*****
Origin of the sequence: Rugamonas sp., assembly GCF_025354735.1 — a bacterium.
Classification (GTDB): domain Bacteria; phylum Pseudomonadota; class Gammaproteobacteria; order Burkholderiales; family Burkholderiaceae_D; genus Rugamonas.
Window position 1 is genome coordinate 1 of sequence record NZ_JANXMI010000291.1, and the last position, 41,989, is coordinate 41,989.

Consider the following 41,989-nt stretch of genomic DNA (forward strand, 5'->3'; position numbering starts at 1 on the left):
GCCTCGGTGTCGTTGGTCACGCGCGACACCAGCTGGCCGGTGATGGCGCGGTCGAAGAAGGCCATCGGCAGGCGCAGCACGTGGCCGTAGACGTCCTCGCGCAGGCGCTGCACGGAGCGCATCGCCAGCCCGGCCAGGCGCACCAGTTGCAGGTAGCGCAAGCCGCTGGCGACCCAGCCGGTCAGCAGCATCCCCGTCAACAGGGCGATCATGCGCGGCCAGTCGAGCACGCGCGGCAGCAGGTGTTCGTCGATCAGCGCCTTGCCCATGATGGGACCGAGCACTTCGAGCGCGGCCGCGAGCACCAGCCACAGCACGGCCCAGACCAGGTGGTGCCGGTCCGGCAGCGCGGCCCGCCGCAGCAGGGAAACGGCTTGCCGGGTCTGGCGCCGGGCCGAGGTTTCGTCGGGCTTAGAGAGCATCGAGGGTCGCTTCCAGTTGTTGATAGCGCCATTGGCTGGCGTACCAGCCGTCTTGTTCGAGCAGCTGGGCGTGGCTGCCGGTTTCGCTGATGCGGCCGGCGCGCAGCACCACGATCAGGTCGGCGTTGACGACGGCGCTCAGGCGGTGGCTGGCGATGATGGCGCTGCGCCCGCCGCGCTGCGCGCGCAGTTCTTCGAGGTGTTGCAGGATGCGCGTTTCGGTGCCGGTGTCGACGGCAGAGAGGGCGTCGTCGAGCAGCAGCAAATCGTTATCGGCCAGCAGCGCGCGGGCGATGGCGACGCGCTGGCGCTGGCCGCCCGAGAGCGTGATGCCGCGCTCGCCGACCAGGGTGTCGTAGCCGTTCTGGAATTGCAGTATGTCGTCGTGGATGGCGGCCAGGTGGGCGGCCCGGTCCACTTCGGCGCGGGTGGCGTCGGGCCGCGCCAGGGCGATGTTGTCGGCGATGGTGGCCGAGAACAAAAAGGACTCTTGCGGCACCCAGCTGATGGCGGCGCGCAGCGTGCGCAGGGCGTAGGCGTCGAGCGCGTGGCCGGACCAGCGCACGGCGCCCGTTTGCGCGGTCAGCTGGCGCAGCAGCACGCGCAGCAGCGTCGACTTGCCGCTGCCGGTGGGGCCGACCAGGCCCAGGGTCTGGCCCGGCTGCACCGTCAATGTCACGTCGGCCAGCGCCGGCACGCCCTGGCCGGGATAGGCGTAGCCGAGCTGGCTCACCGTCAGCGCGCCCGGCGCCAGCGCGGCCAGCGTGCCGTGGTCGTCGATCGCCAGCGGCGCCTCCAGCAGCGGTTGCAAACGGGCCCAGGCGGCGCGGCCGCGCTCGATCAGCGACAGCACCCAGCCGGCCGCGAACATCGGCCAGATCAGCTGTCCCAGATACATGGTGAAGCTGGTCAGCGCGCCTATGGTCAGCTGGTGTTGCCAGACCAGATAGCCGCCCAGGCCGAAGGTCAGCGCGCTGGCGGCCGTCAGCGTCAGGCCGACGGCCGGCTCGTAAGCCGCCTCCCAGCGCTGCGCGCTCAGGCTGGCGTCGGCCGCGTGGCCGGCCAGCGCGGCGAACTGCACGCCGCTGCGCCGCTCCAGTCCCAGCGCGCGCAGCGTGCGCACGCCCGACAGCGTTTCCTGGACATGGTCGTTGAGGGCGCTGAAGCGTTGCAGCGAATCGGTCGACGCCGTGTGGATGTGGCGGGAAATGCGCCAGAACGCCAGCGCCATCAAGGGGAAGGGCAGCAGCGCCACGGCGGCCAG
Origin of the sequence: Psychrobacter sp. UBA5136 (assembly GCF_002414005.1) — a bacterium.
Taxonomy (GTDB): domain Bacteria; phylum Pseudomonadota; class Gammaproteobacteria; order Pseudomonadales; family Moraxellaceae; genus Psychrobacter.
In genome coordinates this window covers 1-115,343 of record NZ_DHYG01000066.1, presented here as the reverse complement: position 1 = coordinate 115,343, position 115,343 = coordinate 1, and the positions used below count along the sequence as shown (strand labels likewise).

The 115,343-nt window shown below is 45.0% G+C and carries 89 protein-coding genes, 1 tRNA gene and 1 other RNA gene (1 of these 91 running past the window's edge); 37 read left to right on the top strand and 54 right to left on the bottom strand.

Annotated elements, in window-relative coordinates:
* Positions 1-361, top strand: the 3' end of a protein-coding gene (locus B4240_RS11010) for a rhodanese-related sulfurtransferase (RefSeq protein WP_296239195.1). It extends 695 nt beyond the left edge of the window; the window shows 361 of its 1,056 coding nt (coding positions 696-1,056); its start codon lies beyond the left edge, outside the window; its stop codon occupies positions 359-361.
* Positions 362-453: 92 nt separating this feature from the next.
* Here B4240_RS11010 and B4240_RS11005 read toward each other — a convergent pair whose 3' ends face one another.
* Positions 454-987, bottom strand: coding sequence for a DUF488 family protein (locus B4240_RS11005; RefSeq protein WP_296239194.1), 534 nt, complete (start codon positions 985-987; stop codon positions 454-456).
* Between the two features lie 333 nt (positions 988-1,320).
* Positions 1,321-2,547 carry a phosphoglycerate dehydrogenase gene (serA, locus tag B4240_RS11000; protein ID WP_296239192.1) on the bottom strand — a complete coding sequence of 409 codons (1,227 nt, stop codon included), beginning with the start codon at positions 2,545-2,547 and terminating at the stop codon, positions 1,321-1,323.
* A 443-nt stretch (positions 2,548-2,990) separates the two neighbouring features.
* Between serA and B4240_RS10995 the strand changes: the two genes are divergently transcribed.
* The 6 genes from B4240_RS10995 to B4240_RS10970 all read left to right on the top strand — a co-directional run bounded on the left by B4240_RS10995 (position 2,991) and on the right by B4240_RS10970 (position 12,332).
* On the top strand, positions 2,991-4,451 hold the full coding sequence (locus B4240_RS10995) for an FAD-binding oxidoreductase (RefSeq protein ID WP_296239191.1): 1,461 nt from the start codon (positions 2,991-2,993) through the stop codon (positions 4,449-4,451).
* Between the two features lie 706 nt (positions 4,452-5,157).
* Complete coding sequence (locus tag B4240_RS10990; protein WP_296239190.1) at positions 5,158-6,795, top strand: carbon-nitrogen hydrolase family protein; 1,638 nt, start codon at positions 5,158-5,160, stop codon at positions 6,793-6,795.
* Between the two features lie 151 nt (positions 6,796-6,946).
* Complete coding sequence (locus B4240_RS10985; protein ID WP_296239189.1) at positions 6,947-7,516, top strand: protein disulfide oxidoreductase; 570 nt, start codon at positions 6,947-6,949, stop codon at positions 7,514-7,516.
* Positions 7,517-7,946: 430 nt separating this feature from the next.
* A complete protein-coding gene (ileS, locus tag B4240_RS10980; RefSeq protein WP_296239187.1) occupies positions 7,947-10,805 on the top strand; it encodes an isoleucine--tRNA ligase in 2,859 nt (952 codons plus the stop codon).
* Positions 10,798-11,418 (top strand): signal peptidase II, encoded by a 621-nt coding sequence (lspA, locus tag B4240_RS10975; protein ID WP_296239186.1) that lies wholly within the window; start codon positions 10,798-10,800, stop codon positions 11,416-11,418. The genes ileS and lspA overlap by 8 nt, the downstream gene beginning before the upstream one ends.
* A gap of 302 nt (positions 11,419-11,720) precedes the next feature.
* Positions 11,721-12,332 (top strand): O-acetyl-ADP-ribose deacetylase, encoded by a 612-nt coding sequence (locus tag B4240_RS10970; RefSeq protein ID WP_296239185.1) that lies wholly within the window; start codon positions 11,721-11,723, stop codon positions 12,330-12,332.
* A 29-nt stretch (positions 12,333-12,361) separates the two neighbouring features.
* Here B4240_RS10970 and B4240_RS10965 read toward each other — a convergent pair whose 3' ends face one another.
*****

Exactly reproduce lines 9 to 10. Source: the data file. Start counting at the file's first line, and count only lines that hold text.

The 115,343-nt window shown below is 45.0% G+C and carries 89 protein-coding genes, 1 tRNA gene and 1 other RNA gene (1 of these 91 running past the window's edge); 37 read left to right on the top strand and 54 right to left on the bottom strand.

Annotated elements, in window-relative coordinates: